• In a closed system, any reversible reaction will reach a state of equilibrium. At this point, there is no macroscopic change as the overall concentrations of reactants and products stay the same.
  • At a microscopic or molecular level, reactants and products are charging into one another at the same rate. A dynamic equilibrium exists in a reaction when rates of forward and backward reactions equal and are non-zero in value.
  • The change in Gibbs free energy for both the forward and reverse reactions at equilibria is zero `\text{(ΔG = 0}`). This means the forward and reverse reactions are equally as spontaneous.

Modelling a Dynamic Equilibrium

Suppose there are two identical containers, one initially filled with water and the other without water. A beaker is used to transfer the water between the two containers until the water levels become equal.

Equilibrium Chemistry: Models for Equilibrium

Equilibrium Chemistry: Models for Equilibrium

  • The model represents a closed system where the total amount of water remains constant in the two containers. 
  • The amount of water in each container represents the concentration of reactant and product. 
  • The water level represents the rate of forward and reverse reaction. When equilibrium is reached, the water levels are equal and remain unchanged.

 Equilibrium Chemistry: Models for Equilibrium

  • The transfer between containers represents the reversibility of the reaction. If too much water is transferred to the second container, some of the excess water can be transferred back to the first container. This procedure is repeated until water levels become equal.


  • Limitation of this model: at equilibrium, the model does not show microscopic changes that happen between reactants and products.


Practice Questions

Which one of the following chemical systems are reversible?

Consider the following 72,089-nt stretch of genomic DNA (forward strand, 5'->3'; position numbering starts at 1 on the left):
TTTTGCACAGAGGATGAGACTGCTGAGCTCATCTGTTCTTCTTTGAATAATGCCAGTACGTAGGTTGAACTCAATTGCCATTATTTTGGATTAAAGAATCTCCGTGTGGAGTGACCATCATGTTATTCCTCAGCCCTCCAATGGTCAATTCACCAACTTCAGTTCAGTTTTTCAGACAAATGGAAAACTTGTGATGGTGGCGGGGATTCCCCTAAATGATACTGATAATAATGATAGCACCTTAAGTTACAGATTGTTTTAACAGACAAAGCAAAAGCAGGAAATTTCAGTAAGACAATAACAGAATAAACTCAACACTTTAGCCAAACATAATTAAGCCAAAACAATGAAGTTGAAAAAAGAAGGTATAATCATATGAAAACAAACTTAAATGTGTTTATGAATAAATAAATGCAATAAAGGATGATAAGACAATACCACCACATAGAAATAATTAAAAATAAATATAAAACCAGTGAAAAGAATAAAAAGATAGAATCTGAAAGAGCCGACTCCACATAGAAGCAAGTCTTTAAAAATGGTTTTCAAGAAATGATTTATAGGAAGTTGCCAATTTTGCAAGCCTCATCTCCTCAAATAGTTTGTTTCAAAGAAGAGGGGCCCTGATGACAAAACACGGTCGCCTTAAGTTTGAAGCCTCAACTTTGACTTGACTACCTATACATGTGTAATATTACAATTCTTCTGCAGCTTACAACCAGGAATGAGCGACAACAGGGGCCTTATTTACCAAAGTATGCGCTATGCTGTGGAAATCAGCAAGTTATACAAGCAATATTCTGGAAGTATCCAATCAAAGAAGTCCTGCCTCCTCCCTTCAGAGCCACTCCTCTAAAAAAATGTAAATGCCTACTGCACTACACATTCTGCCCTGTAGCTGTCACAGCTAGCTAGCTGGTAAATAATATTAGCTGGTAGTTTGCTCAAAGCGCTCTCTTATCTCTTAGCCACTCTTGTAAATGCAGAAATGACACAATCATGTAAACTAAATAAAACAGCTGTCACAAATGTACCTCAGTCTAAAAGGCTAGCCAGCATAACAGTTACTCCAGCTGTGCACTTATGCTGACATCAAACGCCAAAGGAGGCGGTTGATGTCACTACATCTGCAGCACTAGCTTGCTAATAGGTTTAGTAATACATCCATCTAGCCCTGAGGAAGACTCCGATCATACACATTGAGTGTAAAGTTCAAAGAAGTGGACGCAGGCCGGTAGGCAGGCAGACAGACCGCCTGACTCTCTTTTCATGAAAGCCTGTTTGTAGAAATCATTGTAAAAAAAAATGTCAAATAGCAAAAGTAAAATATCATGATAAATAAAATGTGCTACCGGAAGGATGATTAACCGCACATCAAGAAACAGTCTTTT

(i) Self-ionisation of water

(ii) Precipitation between ionic compounds in a beaker.

(iii) Acid-base neutralisation in a beaker.

(iv) Combustion of fuel e.g. octane


(i) Self-ionisation of water (in any vessel) is an example of reversible reaction. While the vessel may not be completely sealed, the system is a closed one because water at room temperature (298 K) is unlikely to vaporise. Hence, the products of ionisation remain in the vessel and in contact with each other. 


(ii) Precipitation in a beaker is a closed chemical system. However, in most cases the reaction is irreversible because the reverse reaction is thermodynamically unfavoured. An example of this is the precipitation between sodium chloride and silver nitrate.


$$NaCl_{(aq)} + AgNO_{3(aq)} \rightarrow NaNO_{3(aq)} + AgCl_{(s)}$$


(iii) Acid-base neutralisation in a beaker (school laboratory setting) is usually not reversible because it occurs in an open system. The water is more likely to vaporise given that neutralisation is an exothermic reaction. This means water, being one of the products, can leave the system. 

In addition to acid-base reactions, acid and carbonate reactions are also unlikely to be reversible because carbon dioxide can freely leave the beaker. 


(iv) Combustion of fuel is an irreversible reaction due to a few reasons. First of all, if it occurs in an open system, carbon dioxide and water can freely leave the system.


$$2C_8H_{18(l)} + 25O_{2(g)} \rightarrow 18H_2O_{(g)} + 16CO_{2(g)}$$

The reverse reaction of combustion is also extremely thermodynamically unfavourable as it would be endothermic and entail a decrease in entropy (more on this in the next section).


Next Section: Non-equilibrium Systems